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The British climber is hoping to hit a home run for EF Education-EasyPost in his return to grand tour action after abandoning last year’s Vuelta a España.
“I think a top-10 or more, or maybe in a dream scenario a top-5 or close to the podium – I’d be happy with that, and the team would be happy with that as well,” Carthy said when asked of his goals for this year’s race Thursday. “But one stage at a time, it’s a bit of a cliché but that’s the way you’ve got to race it.”
Carthy came through the Budapest-Siciliy salvo of this year’s Giro poised in position to make his dream scenario a possibility.
At 16th overall, 38 seconds back on “leader in the clubhouse” Simon Yates and 14 seconds down on Giro A-lister Richard Carapaz, Carthy is as optimistic as possible for the arrow-straight talker this early in the race.
“So far so good – it’s going OK. By and large, feeling good and stayed out of trouble so far,” Carthy told VeloNews ahead of stage 6 on Thursday morning.
“There’s still some pretty complicated stages to come in this first week and I’m just focussing on one day at a time and enjoying the way we’re going.”
This year’s Giro is Carthy’s first grand tour after an unexpected abandon in the first week of last year’s Vuelta.
After coming into the Spanish tour as an outside contender with a Vuelta top-3 on his palmarès, Carthy hit choppy waters in the race’s first week and bailed out early.
Carthy isn’t getting caught up in the mysteries of the past as he goes all-in for a Giro that brings all the uphill the pure climber could wish for.
“I wasn’t in the best shape and it’s one of those things. You can’t put a specific answer to the combination of things, and that was that,” he said of an exit that emerged from no pin-pointed problem.
“I didn’t really change anything afterward. I just had the winter off and trained again, same as usual, nothing changed with my preparation drastically.”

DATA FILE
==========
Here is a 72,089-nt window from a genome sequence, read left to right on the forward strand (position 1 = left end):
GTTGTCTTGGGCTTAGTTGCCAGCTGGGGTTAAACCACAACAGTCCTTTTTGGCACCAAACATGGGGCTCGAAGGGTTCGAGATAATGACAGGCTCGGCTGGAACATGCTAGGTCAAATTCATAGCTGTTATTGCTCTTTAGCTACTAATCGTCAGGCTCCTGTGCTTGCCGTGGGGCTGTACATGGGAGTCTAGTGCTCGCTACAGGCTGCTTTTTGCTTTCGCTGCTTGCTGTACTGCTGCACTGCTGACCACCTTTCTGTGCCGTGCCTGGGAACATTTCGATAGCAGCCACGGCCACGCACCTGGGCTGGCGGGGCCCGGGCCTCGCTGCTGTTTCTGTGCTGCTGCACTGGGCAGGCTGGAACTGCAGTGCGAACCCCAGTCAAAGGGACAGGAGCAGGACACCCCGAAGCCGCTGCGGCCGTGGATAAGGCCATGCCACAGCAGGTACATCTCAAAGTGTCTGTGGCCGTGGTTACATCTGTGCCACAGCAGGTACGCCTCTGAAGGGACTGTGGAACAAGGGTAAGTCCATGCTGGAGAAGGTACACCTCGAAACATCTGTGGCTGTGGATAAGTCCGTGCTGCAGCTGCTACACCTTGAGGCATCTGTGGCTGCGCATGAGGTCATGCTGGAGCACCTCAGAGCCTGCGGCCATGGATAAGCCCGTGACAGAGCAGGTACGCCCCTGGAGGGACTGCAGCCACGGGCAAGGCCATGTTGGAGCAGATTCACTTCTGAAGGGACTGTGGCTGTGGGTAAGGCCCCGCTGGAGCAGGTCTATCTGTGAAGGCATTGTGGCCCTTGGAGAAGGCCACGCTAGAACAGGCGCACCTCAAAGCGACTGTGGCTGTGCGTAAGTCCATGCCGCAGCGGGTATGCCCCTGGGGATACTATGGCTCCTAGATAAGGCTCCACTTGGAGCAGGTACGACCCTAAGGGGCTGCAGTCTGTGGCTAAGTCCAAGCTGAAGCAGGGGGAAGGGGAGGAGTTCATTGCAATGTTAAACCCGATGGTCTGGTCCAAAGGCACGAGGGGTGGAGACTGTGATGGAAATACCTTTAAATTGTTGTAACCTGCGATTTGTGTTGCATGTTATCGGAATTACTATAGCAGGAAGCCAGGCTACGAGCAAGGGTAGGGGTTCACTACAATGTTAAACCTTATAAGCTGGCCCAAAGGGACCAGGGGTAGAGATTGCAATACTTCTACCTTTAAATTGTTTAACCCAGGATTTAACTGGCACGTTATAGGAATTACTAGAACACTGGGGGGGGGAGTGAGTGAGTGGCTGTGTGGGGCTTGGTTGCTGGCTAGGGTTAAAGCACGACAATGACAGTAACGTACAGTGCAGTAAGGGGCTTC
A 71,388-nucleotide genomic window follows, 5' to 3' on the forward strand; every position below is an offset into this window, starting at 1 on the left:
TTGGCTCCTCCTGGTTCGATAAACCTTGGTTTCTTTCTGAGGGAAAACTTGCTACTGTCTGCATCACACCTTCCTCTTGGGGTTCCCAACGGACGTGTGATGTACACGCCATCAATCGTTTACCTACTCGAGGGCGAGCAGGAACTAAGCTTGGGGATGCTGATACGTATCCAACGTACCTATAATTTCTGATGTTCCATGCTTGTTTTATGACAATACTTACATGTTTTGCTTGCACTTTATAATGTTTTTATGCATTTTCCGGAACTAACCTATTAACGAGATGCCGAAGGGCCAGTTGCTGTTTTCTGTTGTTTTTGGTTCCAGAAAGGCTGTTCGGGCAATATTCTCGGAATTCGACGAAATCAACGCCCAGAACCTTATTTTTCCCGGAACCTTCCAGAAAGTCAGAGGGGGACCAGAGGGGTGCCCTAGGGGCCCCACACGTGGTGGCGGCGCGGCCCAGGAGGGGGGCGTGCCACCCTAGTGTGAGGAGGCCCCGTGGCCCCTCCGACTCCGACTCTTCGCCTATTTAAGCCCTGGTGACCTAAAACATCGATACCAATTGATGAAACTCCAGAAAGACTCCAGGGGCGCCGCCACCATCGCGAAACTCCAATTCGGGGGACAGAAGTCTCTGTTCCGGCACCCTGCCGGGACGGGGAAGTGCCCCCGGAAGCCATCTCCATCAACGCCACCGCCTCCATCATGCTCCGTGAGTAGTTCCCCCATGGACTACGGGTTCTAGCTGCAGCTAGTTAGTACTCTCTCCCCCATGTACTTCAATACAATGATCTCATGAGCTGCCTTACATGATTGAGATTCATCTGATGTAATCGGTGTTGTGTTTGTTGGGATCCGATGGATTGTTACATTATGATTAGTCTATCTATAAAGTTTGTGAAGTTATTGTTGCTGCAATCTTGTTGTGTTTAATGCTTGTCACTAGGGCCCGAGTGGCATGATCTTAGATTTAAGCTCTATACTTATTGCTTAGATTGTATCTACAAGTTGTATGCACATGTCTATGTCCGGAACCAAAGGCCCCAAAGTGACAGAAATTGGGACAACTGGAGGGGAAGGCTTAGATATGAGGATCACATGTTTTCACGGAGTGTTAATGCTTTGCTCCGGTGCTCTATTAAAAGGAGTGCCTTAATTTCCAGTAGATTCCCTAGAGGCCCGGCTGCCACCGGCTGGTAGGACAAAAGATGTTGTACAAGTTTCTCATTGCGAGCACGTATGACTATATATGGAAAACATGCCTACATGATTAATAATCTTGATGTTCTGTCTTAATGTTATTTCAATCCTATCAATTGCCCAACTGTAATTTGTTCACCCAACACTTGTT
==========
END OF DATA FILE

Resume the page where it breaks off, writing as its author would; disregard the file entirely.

Lockdown on Etna, possible problems on Potenza
Sticking to the script is working fine so far.
Carthy rumbled to Etna’s summit with all the Giro’s top dogs in a stage that saw selections come from the back as Jumbo-Visma flamed out of the frame.
“I felt OK on Etna, I didn’t feel the best and I think everyone was the same with the flight and the travel [after transferring from Hungary, ed]. I think everyone was in the same boat, nobody wanted to try anything or attack and write the day off,” he said.
Stage 7 to Potenza could follow a far different playbook.
A 200km haul through four categorized climbs and a clutch more lumps and bumps has danger written all over its Calabrian course.
“I think ideally it would be a day for the breakaway and the peloton calls it a truce or something,” Carthy said.
“But you never know. These races are pretty open right now. I’m sure if there’s an opportunity to attack and someone sees their moment, they’ll do it.”
All the GC contenders will breathe a sigh of relief when the Potenza stage is in the past. But with Blockhaus looming large over the already-bracing peloton, the Giro’s first week isn’t one for the faint-hearted.
To recall Carthy’s cliché, it’s all about taking things one day at a time.
“You’ve just got to save energy when you can, make the most when you can, take it step-by-step,” he said.